|This essay contains the advice or opinions of one or more Wikipedia users. Essays may represent common ideas, or ideas that many users would not support. They are not rules. Think carefully about what they say before following them.|
|This page in a nutshell: It's okay to call a spade a spade — to speak plainly — but remember to remain civil, and to stay focused on improving the encyclopedia.|
To call a spade a spade is to describe something clearly and directly. Rather than using confusing language, just "tell it like it is."
Users sometimes tell people to read and use our policies, like our policy against personal attacks and our policy against incivility, not to protect themselves from personal attacks, but to protect their edits from review.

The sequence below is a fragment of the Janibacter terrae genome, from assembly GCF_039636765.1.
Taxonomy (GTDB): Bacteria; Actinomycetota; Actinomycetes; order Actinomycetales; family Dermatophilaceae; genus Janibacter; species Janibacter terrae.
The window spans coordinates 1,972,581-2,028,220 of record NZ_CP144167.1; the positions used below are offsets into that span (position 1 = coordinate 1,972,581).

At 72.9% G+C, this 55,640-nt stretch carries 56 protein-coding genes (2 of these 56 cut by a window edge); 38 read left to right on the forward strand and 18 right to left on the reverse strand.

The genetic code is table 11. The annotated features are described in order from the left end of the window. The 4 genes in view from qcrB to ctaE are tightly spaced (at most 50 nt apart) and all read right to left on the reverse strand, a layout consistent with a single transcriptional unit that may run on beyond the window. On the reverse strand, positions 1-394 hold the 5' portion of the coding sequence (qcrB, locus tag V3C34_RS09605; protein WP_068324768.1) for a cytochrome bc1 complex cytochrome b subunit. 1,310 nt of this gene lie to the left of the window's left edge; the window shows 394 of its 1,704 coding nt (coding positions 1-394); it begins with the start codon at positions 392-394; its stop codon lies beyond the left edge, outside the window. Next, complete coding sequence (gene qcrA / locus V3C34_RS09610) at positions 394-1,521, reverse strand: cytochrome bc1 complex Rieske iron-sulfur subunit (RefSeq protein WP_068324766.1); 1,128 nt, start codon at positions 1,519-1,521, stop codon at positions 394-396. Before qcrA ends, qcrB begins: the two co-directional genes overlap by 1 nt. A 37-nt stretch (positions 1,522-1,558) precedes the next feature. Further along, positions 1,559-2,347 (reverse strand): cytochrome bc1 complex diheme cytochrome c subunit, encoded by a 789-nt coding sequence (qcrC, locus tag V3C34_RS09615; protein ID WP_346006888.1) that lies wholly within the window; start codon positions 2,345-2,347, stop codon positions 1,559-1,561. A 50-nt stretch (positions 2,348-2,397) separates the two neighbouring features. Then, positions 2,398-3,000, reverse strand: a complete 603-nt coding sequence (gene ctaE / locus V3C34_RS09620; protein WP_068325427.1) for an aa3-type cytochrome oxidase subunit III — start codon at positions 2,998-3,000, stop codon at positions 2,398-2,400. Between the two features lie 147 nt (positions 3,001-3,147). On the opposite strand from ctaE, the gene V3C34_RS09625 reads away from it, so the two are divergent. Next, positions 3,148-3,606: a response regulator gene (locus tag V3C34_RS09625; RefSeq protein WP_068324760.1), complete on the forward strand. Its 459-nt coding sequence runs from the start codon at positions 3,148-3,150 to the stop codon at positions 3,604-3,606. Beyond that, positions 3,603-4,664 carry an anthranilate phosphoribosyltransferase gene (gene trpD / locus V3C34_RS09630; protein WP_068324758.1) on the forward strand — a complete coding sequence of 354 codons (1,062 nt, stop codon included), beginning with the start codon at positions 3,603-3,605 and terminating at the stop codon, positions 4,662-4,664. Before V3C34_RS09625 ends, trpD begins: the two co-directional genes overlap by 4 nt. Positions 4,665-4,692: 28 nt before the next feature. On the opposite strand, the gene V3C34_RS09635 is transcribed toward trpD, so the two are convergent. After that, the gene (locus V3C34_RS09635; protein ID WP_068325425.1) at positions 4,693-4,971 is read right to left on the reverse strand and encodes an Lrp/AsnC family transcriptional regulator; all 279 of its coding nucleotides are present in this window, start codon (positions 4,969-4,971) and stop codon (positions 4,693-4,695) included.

Although editors who always edit badly are bad editors and editors who always vandalize are vandals, we all need to be civil to each other. But being civil should not be confused with being friendly or courteous, let alone charitable.
It's OK to let others know when you think they're acting badly. Being polite will get them to listen more.
The duck test[change source]
The "duck test" – "if it looks like a duck, swims like a duck and quacks like a duck, it's probably a duck" – means you can work something out by looking at what it does without needing definite proof.
A good example is when different editors make very similar bad edits. Sometimes this will cause a request for a Checkuser. If it is really obvious that the edits are being made by the same person, then the "duck test" can be used. In other words, "the edits look the same, the edits are made to the same pages and the edits are made close together, it's probably sockpuppetry".